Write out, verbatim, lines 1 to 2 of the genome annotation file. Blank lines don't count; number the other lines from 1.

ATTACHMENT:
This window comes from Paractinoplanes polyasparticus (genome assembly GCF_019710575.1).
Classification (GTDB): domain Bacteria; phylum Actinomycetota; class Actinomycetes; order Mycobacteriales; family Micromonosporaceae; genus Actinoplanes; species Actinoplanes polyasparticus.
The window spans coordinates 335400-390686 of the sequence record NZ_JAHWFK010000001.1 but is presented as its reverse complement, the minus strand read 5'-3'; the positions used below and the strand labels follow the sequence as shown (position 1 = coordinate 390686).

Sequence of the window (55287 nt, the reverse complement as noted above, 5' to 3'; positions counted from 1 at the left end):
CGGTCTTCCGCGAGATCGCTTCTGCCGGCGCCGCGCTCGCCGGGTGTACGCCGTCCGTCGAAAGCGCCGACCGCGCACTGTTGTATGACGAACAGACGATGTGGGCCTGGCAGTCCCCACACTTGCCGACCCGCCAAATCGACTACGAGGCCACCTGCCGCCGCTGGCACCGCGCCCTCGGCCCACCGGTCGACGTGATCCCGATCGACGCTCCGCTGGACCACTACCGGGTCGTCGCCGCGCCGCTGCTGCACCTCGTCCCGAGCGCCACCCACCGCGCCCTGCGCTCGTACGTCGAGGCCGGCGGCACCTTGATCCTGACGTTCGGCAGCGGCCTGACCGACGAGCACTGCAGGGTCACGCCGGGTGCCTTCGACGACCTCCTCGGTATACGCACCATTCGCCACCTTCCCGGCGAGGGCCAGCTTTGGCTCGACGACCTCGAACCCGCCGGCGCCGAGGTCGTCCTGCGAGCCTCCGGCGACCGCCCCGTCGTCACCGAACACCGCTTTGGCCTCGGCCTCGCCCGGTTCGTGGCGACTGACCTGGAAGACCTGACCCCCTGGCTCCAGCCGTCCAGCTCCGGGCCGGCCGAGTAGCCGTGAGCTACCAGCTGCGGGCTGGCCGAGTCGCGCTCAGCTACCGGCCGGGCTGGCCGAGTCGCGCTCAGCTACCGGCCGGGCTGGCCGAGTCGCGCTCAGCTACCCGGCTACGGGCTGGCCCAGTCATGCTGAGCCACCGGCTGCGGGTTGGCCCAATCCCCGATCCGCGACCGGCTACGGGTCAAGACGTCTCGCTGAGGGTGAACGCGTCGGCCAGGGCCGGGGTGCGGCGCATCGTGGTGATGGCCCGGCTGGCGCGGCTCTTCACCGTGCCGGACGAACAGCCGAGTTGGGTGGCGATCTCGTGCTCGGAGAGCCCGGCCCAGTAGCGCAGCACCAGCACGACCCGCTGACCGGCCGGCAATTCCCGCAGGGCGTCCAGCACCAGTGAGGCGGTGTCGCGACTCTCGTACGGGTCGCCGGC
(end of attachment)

This window comes from Paractinoplanes polyasparticus (genome assembly GCF_019710575.1).
Classification (GTDB): domain Bacteria; phylum Actinomycetota; class Actinomycetes; order Mycobacteriales; family Micromonosporaceae; genus Actinoplanes; species Actinoplanes polyasparticus.